- Popular discussion of artificial intelligence has hit new heights, but recently published data from a Pew Research Center survey of U.S. adults showed mixed reaction to the inclusion of AI in various employment functions.
- For example, 71% of respondents said they opposed using AI to make final hiring decisions, 70% opposed using it to analyze employees’ facial expressions and 61% opposed using it to track workers’ movements on the job. A majority also opposed applications including keeping track of office workers, recording computer activity and tracking how often workers took breaks.
- However, nearly half of respondents said they felt AI would be better than humans at treating all job applicants the same way. Of respondents who said that bias and unfair treatment based on an applicant’s race or ethnicity is a problem, 53% said that AI would improve this issue.
The confluence of generative AI tools, hiring algorithms and productivity tracking software, among other AI applications, has led to an evolving situation for HR teams. AI is such a rapidly growing presence in the employment space that regulators at the federal, state and local levels have scrambled to respond.
For example, officials in the U.S. Equal Employment Opportunity Commission have long cautioned about the use of AI in hiring decisions and the potential for discrimination, unintentional or otherwise. In January, EEOC held a hearing at which experts demonstrated how automated hiring tools could be used as proxies for discriminatory preferences.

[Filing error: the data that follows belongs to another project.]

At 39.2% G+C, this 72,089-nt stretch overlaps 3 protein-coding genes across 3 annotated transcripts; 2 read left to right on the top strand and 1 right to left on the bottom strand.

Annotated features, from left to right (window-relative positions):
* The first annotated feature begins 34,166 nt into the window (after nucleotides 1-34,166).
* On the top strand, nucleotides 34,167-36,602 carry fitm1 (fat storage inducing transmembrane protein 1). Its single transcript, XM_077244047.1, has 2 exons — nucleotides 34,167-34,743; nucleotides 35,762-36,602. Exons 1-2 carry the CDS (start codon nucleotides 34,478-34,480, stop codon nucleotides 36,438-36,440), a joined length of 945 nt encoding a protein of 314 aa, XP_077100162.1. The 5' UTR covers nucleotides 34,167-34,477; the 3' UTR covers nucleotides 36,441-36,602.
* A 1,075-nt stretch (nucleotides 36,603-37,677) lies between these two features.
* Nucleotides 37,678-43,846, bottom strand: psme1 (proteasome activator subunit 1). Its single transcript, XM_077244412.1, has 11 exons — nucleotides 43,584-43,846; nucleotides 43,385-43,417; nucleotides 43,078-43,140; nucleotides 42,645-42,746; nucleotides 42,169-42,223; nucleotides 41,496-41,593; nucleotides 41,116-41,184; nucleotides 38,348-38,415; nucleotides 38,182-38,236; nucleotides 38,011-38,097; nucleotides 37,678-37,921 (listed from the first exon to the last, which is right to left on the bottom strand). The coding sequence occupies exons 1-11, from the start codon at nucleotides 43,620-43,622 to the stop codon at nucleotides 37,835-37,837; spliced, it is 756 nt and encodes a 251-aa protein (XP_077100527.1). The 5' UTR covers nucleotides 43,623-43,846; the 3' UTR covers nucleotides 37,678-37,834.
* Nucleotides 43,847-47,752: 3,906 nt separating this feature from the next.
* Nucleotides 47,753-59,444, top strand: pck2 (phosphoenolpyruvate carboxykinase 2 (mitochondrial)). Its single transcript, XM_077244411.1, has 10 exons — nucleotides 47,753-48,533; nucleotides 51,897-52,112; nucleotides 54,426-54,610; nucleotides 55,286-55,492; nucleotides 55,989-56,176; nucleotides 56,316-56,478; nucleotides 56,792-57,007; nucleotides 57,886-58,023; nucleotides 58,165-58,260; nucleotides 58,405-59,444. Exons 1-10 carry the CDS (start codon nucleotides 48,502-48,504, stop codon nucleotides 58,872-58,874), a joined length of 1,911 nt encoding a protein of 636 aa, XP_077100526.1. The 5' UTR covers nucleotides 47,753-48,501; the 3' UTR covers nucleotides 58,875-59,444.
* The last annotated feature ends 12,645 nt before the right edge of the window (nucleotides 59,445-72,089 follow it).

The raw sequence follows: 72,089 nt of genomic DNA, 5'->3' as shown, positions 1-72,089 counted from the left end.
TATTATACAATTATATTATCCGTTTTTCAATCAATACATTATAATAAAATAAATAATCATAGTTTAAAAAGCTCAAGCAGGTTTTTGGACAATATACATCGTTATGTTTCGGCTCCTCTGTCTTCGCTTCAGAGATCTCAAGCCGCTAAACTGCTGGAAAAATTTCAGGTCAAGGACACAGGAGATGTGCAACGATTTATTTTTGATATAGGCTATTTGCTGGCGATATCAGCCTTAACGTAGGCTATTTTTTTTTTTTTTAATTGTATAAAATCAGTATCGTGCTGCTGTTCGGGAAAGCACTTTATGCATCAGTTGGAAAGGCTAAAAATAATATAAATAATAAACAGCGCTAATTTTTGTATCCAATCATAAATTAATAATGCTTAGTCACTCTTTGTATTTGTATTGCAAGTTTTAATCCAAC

New York City enacted one of the nation’s most restrictive AI-in-hiring laws, and the city government has said it will begin enforcement of a law requiring local employers to audit and notify job candidates about the use of automated employment decision tools beginning July 5.
Pew’s survey found that two-thirds of adults said they would not apply for a job with an employer that uses AI to assist hiring decisions. In extended responses collected by Pew, those opposed to such a job cited concerns such as needing the “right” keywords on an application and the potential failure of AI to capture nonverbal information from candidates.
But among the 32% who said they would apply to such a job, the reasons for doing so included the belief that AI could be less prejudiced as well as more objective compared to human recruiters, while another response stated that AI “might see my qualities better than a person.”
Pew noted differences in respondent sentiment about AI based on factors such as income level, gender, race and ethnicity. For example, higher-income respondents were more likely than their peers to favor the use of AI in reviewing applications. Men in the survey were more likely than women to see specific benefits and downsides to AI usage in the workplace. White and Asian adults were also more likely to see potential downsides for AI used to monitor workers.
“It is important to note that as the public confronts these questions about uses of AI in hiring and monitoring workers, notable shares of the population say they are not sure of their positions,” Pew researchers said in an article accompanying the survey results.
Employers have a number of considerations to make when deciding if, and how, AI should be integrated into their processes. In one recent study, researchers at Bain & Co. opined that employers should allow employee needs to drive workplace use of AI and automation. A 1E survey of information technology managers and workers found that most respondents had witnessed negative impacts as a result of employers using surveillance technology.